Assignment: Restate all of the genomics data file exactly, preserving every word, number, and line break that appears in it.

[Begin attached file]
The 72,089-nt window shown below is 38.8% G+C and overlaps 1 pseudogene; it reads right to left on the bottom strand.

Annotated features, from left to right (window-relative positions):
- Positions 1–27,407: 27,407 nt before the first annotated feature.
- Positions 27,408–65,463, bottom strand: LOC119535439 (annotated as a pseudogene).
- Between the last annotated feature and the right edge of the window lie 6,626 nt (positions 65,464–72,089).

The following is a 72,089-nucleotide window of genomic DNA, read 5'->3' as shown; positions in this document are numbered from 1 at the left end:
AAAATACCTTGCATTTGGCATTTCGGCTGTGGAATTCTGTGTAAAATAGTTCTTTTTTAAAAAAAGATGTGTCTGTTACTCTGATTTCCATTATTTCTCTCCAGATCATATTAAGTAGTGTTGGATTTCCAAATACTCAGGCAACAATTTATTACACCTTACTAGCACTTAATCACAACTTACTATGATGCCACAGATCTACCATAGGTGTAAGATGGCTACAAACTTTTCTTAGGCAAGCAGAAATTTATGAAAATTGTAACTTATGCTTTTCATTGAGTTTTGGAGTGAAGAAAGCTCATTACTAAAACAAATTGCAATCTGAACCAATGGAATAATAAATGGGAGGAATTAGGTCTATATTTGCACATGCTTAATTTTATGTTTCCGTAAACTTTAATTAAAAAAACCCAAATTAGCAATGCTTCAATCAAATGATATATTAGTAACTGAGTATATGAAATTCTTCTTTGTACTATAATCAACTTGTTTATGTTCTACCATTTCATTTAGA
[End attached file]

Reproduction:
The 72,089-nt window shown below is 38.8% G+C and overlaps 1 pseudogene; it reads right to left on the bottom strand.

Annotated features, from left to right (window-relative positions):
- Positions 1–27,407: 27,407 nt before the first annotated feature.
- Positions 27,408–65,463, bottom strand: LOC119535439 (annotated as a pseudogene).
- Between the last annotated feature and the right edge of the window lie 6,626 nt (positions 65,464–72,089).

The following is a 72,089-nucleotide window of genomic DNA, read 5'->3' as shown; positions in this document are numbered from 1 at the left end:
AAAATACCTTGCATTTGGCATTTCGGCTGTGGAATTCTGTGTAAAATAGTTCTTTTTTAAAAAAAGATGTGTCTGTTACTCTGATTTCCATTATTTCTCTCCAGATCATATTAAGTAGTGTTGGATTTCCAAATACTCAGGCAACAATTTATTACACCTTACTAGCACTTAATCACAACTTACTATGATGCCACAGATCTACCATAGGTGTAAGATGGCTACAAACTTTTCTTAGGCAAGCAGAAATTTATGAAAATTGTAACTTATGCTTTTCATTGAGTTTTGGAGTGAAGAAAGCTCATTACTAAAACAAATTGCAATCTGAACCAATGGAATAATAAATGGGAGGAATTAGGTCTATATTTGCACATGCTTAATTTTATGTTTCCGTAAACTTTAATTAAAAAAACCCAAATTAGCAATGCTTCAATCAAATGATATATTAGTAACTGAGTATATGAAATTCTTCTTTGTACTATAATCAACTTGTTTATGTTCTACCATTTCATTTAGA